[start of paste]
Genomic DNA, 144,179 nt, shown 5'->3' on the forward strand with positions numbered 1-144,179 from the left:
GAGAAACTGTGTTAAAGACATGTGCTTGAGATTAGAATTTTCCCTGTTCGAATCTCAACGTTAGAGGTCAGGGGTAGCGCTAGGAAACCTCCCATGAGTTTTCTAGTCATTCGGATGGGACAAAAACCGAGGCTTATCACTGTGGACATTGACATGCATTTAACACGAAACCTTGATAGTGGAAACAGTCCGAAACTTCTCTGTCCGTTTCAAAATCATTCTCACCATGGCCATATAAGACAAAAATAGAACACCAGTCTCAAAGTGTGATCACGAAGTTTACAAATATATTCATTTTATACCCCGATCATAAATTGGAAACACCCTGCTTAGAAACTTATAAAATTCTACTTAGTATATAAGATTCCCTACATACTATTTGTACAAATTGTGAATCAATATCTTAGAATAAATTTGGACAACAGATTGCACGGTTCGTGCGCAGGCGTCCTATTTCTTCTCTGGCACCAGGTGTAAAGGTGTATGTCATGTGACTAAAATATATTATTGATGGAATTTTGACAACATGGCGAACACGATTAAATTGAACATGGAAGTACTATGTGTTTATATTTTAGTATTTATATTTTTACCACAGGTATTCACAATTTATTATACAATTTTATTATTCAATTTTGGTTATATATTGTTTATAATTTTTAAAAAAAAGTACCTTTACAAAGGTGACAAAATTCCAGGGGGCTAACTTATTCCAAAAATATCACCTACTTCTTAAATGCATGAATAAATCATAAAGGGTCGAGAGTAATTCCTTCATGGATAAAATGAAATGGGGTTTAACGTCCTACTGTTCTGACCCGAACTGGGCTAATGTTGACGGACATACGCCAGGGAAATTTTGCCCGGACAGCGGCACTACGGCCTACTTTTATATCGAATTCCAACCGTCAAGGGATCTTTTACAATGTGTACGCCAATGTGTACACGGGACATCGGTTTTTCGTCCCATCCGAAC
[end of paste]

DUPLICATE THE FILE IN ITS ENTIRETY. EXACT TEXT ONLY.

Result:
Genomic DNA, 144,179 nt, shown 5'->3' on the forward strand with positions numbered 1-144,179 from the left:
GAGAAACTGTGTTAAAGACATGTGCTTGAGATTAGAATTTTCCCTGTTCGAATCTCAACGTTAGAGGTCAGGGGTAGCGCTAGGAAACCTCCCATGAGTTTTCTAGTCATTCGGATGGGACAAAAACCGAGGCTTATCACTGTGGACATTGACATGCATTTAACACGAAACCTTGATAGTGGAAACAGTCCGAAACTTCTCTGTCCGTTTCAAAATCATTCTCACCATGGCCATATAAGACAAAAATAGAACACCAGTCTCAAAGTGTGATCACGAAGTTTACAAATATATTCATTTTATACCCCGATCATAAATTGGAAACACCCTGCTTAGAAACTTATAAAATTCTACTTAGTATATAAGATTCCCTACATACTATTTGTACAAATTGTGAATCAATATCTTAGAATAAATTTGGACAACAGATTGCACGGTTCGTGCGCAGGCGTCCTATTTCTTCTCTGGCACCAGGTGTAAAGGTGTATGTCATGTGACTAAAATATATTATTGATGGAATTTTGACAACATGGCGAACACGATTAAATTGAACATGGAAGTACTATGTGTTTATATTTTAGTATTTATATTTTTACCACAGGTATTCACAATTTATTATACAATTTTATTATTCAATTTTGGTTATATATTGTTTATAATTTTTAAAAAAAAGTACCTTTACAAAGGTGACAAAATTCCAGGGGGCTAACTTATTCCAAAAATATCACCTACTTCTTAAATGCATGAATAAATCATAAAGGGTCGAGAGTAATTCCTTCATGGATAAAATGAAATGGGGTTTAACGTCCTACTGTTCTGACCCGAACTGGGCTAATGTTGACGGACATACGCCAGGGAAATTTTGCCCGGACAGCGGCACTACGGCCTACTTTTATATCGAATTCCAACCGTCAAGGGATCTTTTACAATGTGTACGCCAATGTGTACACGGGACATCGGTTTTTCGTCCCATCCGAAC